Moreover - though he naturally denies this - he seems to run a camp so joylessly strait-laced that the Belles' England players, says Sheila Edmunds, return to Doncaster 'demoralised'. Players themselves say that the improvement in kit, facilities, coaching and other back-up staff that the FA's greater resources have brought is immeasurably welcome, and that they certainly needed to become more disciplined. But in the words of one of those now in Iceland, 'You can go too far. They've got to understand that we're amateurs, we're not getting paid for this, and it should be a bit more light-hearted. Because what's the point of winning if you can't enjoy it, and you can't show that you enjoy it?'
Sheila Edmunds' husband Paul, the manager of the Belles, finds it desperately sad. 'They should feel proud to the core to play for England - but they don't enjoy it, and there's something wrong there.' But what, precisely, he does not know - because he says Copeland is not in the habit of ringing him.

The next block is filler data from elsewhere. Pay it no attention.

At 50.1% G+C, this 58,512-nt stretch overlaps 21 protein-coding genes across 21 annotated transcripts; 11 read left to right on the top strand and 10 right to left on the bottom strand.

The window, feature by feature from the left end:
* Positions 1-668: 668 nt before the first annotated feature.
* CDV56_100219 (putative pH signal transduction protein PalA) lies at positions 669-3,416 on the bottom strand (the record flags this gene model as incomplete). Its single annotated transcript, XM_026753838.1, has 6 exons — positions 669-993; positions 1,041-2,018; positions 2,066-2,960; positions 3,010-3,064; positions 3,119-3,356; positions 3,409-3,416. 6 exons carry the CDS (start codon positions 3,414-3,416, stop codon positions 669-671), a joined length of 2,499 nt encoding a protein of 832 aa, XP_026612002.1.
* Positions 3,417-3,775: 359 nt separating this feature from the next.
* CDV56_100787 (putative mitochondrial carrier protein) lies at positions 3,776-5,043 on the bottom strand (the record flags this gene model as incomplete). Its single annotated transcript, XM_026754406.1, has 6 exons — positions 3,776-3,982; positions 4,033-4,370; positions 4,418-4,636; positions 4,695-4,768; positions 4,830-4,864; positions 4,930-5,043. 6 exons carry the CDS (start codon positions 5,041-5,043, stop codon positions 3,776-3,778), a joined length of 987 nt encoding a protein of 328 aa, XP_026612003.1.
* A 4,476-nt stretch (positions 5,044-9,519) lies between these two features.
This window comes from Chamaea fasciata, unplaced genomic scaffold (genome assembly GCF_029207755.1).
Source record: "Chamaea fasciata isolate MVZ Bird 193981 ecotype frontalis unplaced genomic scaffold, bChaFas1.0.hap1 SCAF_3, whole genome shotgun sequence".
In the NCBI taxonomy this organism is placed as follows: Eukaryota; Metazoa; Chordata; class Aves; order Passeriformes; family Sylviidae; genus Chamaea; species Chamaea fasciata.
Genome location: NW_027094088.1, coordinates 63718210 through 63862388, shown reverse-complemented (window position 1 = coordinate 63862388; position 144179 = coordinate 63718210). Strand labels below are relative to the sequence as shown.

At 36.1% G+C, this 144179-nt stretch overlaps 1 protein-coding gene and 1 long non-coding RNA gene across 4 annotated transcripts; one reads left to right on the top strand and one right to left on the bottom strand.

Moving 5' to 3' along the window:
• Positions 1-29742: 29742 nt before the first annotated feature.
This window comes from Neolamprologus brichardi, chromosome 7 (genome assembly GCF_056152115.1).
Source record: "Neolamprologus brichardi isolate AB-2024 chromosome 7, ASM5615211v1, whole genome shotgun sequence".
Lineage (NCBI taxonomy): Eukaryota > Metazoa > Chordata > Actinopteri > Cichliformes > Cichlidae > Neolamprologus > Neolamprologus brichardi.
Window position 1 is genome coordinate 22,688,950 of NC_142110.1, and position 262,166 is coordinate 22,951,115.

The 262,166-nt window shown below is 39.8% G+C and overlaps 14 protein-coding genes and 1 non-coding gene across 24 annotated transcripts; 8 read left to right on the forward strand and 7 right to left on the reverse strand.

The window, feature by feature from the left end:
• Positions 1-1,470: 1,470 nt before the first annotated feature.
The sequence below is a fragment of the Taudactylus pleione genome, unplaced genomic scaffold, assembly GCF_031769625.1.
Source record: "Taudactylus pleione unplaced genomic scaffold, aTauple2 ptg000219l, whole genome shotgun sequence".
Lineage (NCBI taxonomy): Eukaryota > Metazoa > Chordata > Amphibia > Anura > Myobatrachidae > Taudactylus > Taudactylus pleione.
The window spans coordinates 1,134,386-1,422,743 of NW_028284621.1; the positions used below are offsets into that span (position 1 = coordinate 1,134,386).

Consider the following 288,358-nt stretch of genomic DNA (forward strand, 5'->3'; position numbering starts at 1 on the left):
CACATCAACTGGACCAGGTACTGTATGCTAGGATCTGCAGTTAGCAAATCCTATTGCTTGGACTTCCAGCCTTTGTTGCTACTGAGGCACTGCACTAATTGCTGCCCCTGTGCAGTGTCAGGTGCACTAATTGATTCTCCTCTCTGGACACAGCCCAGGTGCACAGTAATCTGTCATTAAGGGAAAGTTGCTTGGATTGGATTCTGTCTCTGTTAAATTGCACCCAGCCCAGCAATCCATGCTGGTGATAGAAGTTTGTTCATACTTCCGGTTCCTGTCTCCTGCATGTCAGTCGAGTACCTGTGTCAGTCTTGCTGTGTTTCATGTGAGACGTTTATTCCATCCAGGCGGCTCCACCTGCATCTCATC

Again, Copeland denies this - but a disagreement this plain between the manager of the national side, and the manager of the most successful club in the country is obviously not healthy. I asked Copeland what games he had seen this season, and he said he had watched the Belles beat Millwall 7-1 on the opening day. The crowd that day was 87 (I counted them) and I did not see him among them. Copeland says he went there 'quietly and discreetly. I wanted to slip in without being noticed.'
This is the man who leads England against Iceland tomorrow. One hopes fervently, of course, that they get a result. But one also hopes fervently that the FA starts taking women's football as seriously as it says it does.
ENGLAND SQUAD v Iceland, Reykjavik, tomorrow: Shipp (Wembley), Davidson (Liverpool); Pealling (Arsenal), Mapes (Croydon), Taylor (Liverpool), Fletcher (Millwall Lionesses), Smith (Croydon); Coultard (Doncaster Belles), Bampton (Croydon), Burke (Liverpool), Powell (Croydon), Spacey, Williams (both Arsenal); Walker (Doncaster Belles), Davis (Liverpool).